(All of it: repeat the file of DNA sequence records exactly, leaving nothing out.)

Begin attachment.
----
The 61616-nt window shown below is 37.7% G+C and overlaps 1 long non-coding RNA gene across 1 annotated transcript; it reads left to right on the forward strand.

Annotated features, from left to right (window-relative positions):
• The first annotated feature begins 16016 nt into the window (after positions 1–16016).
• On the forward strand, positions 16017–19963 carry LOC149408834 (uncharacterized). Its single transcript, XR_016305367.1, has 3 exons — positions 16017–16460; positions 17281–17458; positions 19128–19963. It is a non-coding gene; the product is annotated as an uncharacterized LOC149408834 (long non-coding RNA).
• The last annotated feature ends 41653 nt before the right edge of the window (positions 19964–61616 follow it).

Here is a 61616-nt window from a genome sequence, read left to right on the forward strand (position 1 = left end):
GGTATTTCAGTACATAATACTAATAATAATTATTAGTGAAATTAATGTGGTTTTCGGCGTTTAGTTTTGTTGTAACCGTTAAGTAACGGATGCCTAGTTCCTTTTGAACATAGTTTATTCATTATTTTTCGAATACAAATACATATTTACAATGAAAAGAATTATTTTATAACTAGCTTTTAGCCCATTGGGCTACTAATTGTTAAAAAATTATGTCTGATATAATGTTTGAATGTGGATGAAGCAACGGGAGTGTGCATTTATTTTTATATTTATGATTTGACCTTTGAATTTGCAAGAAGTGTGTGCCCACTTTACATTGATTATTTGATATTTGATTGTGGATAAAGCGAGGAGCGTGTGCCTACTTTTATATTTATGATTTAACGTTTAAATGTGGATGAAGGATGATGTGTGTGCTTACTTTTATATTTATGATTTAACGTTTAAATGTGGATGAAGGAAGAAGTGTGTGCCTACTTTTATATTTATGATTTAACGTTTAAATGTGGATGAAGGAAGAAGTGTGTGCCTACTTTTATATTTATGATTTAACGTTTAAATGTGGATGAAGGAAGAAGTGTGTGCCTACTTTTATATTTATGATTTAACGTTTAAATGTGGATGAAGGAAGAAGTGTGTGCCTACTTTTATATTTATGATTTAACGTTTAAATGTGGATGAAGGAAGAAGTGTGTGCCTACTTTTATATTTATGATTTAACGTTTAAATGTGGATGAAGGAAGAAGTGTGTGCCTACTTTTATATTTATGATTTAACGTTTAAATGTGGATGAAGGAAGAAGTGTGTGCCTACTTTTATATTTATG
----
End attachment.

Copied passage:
The 61616-nt window shown below is 37.7% G+C and overlaps 1 long non-coding RNA gene across 1 annotated transcript; it reads left to right on the forward strand.

Annotated features, from left to right (window-relative positions):
• The first annotated feature begins 16016 nt into the window (after positions 1–16016).
• On the forward strand, positions 16017–19963 carry LOC149408834 (uncharacterized). Its single transcript, XR_016305367.1, has 3 exons — positions 16017–16460; positions 17281–17458; positions 19128–19963. It is a non-coding gene; the product is annotated as an uncharacterized LOC149408834 (long non-coding RNA).
• The last annotated feature ends 41653 nt before the right edge of the window (positions 19964–61616 follow it).

Here is a 61616-nt window from a genome sequence, read left to right on the forward strand (position 1 = left end):
GGTATTTCAGTACATAATACTAATAATAATTATTAGTGAAATTAATGTGGTTTTCGGCGTTTAGTTTTGTTGTAACCGTTAAGTAACGGATGCCTAGTTCCTTTTGAACATAGTTTATTCATTATTTTTCGAATACAAATACATATTTACAATGAAAAGAATTATTTTATAACTAGCTTTTAGCCCATTGGGCTACTAATTGTTAAAAAATTATGTCTGATATAATGTTTGAATGTGGATGAAGCAACGGGAGTGTGCATTTATTTTTATATTTATGATTTGACCTTTGAATTTGCAAGAAGTGTGTGCCCACTTTACATTGATTATTTGATATTTGATTGTGGATAAAGCGAGGAGCGTGTGCCTACTTTTATATTTATGATTTAACGTTTAAATGTGGATGAAGGATGATGTGTGTGCTTACTTTTATATTTATGATTTAACGTTTAAATGTGGATGAAGGAAGAAGTGTGTGCCTACTTTTATATTTATGATTTAACGTTTAAATGTGGATGAAGGAAGAAGTGTGTGCCTACTTTTATATTTATGATTTAACGTTTAAATGTGGATGAAGGAAGAAGTGTGTGCCTACTTTTATATTTATGATTTAACGTTTAAATGTGGATGAAGGAAGAAGTGTGTGCCTACTTTTATATTTATGATTTAACGTTTAAATGTGGATGAAGGAAGAAGTGTGTGCCTACTTTTATATTTATGATTTAACGTTTAAATGTGGATGAAGGAAGAAGTGTGTGCCTACTTTTATATTTATGATTTAACGTTTAAATGTGGATGAAGGAAGAAGTGTGTGCCTACTTTTATATTTATG